I remember seeing Roland’s guitar-to-computer connectivity for the first time. It seemed almost magical. Guitarists could pick up their main instrument and enter lines into notation software, or replace the sound of an instrument with a synthesized one, or track into a sequencer. It didn’t distract from their musicianship, because it showcased that skill. It was remarkable partly because it was so intuitive: why shouldn’t a guitarist benefit from the same flexibility I’d enjoyed as a keyboardist?

The GR-55 is now Roland’s tenth-generation guitar synth. There’s a particular reason to pay attention to this iteration: it’s both a synth and an amp model. And it’s a product category that’s naturally iterative and evolutionary: Roland tells us they’ve greatly improved tracking, the speed at which your playing is translated into MIDI events, and that it’s also a lot easier to use than previous generations. (That’s also true, claims Roland, of their revised Loop Station, so I’ll be interested to learn more.)

It’s funny, because people do complain about trekking to yearly trade shows just to see a revised version of the last model. But if it’s something like a guitar synth, gradual maturity may be just what you need. That’s assuming, of course, Roland is delivering in practice what they’re promising in paper; since this is just a preview, here’s what’s in the specs.

As with previous synths, the GR-55 is both a synth and a MIDI controller for other instruments or input to the computer. What’s new is improved performance and usability combined with a new processing architecture that allows you to more easily add amp simulation and effects to the sound of your guitar. (After all, you really probably don’t want to exclusively treat your guitar like a keyboard even if you are in the market for this box.)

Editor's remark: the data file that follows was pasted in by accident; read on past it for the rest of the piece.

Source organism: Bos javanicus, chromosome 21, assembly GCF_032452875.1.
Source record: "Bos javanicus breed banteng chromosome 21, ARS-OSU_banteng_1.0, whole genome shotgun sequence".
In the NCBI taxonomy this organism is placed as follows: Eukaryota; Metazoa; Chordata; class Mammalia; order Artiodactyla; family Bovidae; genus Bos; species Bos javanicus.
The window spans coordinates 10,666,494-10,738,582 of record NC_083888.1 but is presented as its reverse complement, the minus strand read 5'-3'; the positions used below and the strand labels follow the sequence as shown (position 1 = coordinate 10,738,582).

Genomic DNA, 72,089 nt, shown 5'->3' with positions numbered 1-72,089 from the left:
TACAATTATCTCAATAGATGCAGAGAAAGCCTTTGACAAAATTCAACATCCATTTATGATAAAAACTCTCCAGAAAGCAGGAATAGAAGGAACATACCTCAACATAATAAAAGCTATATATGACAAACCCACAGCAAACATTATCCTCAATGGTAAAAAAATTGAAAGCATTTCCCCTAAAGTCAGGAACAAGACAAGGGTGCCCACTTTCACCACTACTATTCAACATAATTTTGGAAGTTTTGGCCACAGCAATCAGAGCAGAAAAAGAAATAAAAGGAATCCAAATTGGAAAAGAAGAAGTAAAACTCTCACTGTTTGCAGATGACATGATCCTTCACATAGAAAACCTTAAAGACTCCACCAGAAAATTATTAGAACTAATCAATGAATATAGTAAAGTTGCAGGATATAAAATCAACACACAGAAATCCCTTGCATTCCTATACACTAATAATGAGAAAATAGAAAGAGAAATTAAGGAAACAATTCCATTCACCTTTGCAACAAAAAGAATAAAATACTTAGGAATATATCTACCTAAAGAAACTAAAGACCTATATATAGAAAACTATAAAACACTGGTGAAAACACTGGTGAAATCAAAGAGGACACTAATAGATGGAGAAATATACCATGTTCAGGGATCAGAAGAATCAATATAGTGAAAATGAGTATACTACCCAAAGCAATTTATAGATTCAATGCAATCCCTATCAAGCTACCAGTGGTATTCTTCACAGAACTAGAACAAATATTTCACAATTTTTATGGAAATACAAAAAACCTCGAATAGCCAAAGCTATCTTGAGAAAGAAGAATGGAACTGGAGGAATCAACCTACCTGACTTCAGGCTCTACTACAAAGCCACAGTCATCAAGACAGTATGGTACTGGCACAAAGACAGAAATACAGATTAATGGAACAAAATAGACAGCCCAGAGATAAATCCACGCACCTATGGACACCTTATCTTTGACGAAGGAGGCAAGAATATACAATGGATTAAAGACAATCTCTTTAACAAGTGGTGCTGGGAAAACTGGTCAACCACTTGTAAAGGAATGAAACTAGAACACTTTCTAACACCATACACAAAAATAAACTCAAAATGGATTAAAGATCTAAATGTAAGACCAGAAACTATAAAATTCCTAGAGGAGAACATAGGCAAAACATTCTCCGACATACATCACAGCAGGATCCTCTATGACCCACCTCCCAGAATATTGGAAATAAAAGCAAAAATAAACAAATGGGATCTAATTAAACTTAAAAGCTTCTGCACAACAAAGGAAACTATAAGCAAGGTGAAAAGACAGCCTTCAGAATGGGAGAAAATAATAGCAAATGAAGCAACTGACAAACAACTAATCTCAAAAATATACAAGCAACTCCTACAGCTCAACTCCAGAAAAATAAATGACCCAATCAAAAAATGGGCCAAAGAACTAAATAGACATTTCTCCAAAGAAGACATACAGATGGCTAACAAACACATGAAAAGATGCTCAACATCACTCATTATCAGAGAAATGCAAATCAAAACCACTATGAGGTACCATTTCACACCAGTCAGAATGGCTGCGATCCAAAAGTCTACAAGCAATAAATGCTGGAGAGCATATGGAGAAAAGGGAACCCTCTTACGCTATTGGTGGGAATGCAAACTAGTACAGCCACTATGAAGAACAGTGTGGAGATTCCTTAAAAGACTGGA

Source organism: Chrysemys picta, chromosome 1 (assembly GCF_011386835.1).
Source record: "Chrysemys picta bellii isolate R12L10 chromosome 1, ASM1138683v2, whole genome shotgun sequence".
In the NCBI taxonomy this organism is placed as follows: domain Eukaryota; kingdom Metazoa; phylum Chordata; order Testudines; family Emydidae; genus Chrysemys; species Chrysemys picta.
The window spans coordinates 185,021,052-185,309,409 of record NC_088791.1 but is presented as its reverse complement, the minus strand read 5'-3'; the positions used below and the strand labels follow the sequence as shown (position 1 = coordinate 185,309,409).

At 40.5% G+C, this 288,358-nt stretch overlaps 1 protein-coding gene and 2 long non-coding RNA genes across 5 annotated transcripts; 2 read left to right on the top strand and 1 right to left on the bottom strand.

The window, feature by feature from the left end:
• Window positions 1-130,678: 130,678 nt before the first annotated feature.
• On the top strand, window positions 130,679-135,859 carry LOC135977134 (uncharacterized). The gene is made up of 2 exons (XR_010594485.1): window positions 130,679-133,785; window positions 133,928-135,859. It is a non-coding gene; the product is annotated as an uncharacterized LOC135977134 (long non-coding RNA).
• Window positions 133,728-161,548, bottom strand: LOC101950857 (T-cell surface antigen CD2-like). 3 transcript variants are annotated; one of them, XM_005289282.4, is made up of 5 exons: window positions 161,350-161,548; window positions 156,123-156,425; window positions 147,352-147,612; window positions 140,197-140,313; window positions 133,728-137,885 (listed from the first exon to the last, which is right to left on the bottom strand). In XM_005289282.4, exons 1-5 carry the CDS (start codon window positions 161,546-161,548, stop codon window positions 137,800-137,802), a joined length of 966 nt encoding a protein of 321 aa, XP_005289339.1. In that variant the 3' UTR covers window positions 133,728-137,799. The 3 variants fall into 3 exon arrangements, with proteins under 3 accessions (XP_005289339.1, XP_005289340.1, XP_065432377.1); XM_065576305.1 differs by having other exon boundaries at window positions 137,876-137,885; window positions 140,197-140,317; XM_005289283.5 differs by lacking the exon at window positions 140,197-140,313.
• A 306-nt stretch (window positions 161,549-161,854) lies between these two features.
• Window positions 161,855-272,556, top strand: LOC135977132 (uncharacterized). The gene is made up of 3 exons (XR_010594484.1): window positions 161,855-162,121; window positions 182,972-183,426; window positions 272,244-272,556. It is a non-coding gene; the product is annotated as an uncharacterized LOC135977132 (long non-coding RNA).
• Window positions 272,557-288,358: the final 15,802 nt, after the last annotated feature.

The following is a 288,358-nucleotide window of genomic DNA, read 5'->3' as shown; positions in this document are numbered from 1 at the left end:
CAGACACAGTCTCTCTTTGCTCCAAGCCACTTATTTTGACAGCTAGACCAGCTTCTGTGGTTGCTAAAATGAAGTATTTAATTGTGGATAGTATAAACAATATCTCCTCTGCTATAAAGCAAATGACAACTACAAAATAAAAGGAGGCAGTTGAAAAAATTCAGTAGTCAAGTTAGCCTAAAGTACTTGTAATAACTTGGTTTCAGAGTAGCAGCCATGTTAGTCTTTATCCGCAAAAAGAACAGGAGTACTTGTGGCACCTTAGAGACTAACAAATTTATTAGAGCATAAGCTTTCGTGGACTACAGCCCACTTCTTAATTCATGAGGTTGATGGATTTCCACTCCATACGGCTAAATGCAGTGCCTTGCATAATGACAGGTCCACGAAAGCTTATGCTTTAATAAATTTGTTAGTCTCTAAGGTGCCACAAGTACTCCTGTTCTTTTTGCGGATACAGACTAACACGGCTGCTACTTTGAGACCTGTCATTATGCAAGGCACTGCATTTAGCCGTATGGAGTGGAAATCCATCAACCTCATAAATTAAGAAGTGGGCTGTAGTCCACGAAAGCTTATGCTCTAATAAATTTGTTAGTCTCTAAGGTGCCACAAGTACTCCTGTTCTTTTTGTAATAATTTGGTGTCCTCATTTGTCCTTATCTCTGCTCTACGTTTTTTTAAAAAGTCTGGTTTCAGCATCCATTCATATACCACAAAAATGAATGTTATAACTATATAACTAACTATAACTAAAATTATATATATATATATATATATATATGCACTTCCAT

• COSM, Roland’s analog-modeling tech, applied to guitar effects.
  • Use four sound sources at once: two PCM synths, a COSM guitar model, and guitar input.
  • 900 Roland PCM sounds, so you get access to Roland-sounding presets.
  • Multi-effects engines, global reverb, chorus, delay effects, onboard looping.
  • Use the GR-55 as a MIDI controller.
  • USB audio player with foot control, so you can queue up backing tracks.
  • MIDI and audio data connection via a USB port, too (that’s separate from the port that plays audio.
  • Optional GK-3 divided pickup for use with your instrument.

Independent USB ports provide data connections (audio + MIDI) and your USB memory stick (as seen here, for playback of audio).

The combination really can be expressive in ways a keyboard can’t. At the same time, reading through the architecture of the GR-55, I get a strong sense of deja vu – this is a Roland synth architecture, make no mistake.

I find these kinds of solutions generally do appeal to a subset of guitarists, not everyone, so I’m curious to hear who out there is interested and what else you’d want to know as this gets out into the world.

Photos courtesy Roland.

GR-55 product page [Roland]